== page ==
ALAMEDA -- When the USS Hornet picked up astronauts Neil Armstrong, Edwin "Buzz" Aldrin Jr. and Michael Collins from the Pacific Ocean following the first lunar landing in July 1969, the crew welcomed them aboard with buttons that read "Hornet Plus Three."
Now one of those three, the 84-year-old Aldrin, will return to the aircraft carrier to celebrate the 45th anniversary of what Armstrong famously described as "one giant leap for mankind."
"Splashdown 45" will take place all day July 26 and will feature a talk by Aldrin, one of just 12 men to have walked on the moon and a tireless advocate for manned missions to Mars and continued space exploration.
The day's activities aboard the ship, which is now a museum, will also include a cocktail reception and dinner where guests can meet the Apollo astronaut.
"We are pleased to announce that the USS Hornet Museum is once again bringing a world- famous 'moon walker' to the San Francisco Bay Area," said Bob Fish, a museum trustee and author of
"Hornet Plus Three: The Story of the Apollo 11 Recovery. "Our Splashdown events have become nationally recognized for our special guests, experts panels and onboard activities. The USS Hornet Museum hosted more than 3,500 guests for the 40th Apollo 11 and we anticipate capacity crowds again this year."
Among those who will be greeting Aldrin will be students Grace Teuscher and Khushi Randez from Alameda's Franklin Elementary School. They won the museum's essay contest, "Why I want to be an astronaut when I grow up," which was open to all fifth graders in Alameda public schools.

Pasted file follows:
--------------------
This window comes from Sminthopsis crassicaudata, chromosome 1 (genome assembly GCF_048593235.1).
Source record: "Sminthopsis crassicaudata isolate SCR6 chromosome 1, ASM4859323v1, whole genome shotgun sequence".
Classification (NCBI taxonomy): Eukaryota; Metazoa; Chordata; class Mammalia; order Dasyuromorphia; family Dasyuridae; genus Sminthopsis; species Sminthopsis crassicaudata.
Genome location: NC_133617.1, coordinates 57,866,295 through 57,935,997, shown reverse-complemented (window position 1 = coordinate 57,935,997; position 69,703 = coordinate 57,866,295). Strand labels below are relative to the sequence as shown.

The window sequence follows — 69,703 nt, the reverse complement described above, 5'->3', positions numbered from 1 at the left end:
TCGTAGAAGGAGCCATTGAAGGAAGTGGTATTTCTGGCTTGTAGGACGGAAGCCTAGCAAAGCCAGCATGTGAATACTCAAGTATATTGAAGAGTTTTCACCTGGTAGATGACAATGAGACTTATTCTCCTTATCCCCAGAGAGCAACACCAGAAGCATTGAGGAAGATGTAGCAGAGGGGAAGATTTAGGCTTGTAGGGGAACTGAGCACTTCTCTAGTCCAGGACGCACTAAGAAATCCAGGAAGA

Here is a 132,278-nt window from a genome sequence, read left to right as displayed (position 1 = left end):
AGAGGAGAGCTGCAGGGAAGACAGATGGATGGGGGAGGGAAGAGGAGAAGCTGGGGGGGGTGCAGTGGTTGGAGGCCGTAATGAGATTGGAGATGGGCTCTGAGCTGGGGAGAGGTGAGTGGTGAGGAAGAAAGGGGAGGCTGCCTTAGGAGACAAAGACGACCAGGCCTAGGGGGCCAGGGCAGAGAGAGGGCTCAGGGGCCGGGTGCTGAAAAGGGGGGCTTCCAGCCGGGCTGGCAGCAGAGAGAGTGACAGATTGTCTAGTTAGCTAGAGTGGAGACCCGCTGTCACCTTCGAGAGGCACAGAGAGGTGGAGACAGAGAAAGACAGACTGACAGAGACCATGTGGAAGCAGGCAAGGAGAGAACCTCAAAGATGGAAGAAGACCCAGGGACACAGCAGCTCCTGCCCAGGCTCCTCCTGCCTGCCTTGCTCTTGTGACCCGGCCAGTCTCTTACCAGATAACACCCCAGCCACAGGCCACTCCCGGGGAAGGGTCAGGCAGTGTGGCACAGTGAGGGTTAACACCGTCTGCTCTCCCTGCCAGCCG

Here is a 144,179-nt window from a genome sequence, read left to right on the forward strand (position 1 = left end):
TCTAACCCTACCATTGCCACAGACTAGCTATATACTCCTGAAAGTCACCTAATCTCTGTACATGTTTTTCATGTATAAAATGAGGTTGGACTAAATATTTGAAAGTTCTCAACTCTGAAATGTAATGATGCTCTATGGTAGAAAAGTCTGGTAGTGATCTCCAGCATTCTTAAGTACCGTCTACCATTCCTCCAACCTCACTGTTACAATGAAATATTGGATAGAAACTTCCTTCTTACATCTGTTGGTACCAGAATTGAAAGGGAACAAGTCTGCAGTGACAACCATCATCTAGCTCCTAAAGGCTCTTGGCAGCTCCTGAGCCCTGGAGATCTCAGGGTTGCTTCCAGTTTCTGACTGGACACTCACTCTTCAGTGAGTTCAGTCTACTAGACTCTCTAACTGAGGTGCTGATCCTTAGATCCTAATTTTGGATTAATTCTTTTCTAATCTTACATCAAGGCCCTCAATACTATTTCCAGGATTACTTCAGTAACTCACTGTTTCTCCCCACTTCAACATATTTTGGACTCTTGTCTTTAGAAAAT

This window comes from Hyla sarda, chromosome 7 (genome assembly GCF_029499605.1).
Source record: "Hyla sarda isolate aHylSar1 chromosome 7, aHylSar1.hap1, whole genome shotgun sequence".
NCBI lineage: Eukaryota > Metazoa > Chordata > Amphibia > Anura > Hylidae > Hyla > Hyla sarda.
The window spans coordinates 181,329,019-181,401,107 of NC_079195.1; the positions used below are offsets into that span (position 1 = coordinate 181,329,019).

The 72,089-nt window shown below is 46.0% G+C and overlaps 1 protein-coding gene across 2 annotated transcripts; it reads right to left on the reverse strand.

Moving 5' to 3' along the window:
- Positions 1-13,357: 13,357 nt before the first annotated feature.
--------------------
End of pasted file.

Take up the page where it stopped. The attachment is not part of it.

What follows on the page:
Along with recovering the Apollo 11 crew, the Hornet picked up the astronauts of Apollo 12, the second moon landing.
President Richard Nixon was aboard the ship when Armstrong, Aldrin and Collins arrived wearing masks and jumpsuits because scientists feared they might have picked up "moon germs," which could threaten public health.
The astronauts were checked out in a "Mobile Quarantine Facility," a converted Airstream trailer in the ship's hangar bay, where Nixon talked with them through a window as just about everyone across the world with a television watched.
Armstrong, the first man to walk on the lunar surface, died Aug. 25, 2012. Collins, who remained in the spacecraft and orbited the moon during the mission, is now age 83.
The Hornet's exhibits include the quarantine trailer used by the Apollo 14 astronauts and the Sikorsky Sea King helicopter used to recover the Gemini 4 crew in June 1965, when Astronaut Ed White carried out the first space walk by an American. Director Ron Howard used the helicopter in his film Apollo 13.
"All visitors are welcome to join the USS Hornet Museum in commemorating one of the greatest technological achievements in human history," said Randall Ramian, the museum's chief executive officer. "As we remember those significant events of the past, we will also look to the future of the U.S. space program."
The museum especially wants to use "Splashdown 45" as a way to support "STEM" education, a national program that encouages young people to study science, technology, engineering and mathematics, Ramian said.
The Hornet has been a museum at the former Alameda Naval ir Station since October 1998. Along with its role in the Apollo 11 and 12 missions, the aircraft carrier saw action during World War II and the Vietnam War.
Reach Peter Hegarty at 510-748-1654 or follow him on Twitter.com/Peter_Hegarty.
"Splashdown 45" will take place from 10 a.m. to 5 p.m. July 26 followed by an evening reception from 6 to 10:30 p.m. aboard the USS Hornet, 707 W. Hornet Ave., Pier 3 in Alameda. For information, visit www.uss-hornet.org or call 510-521-8448.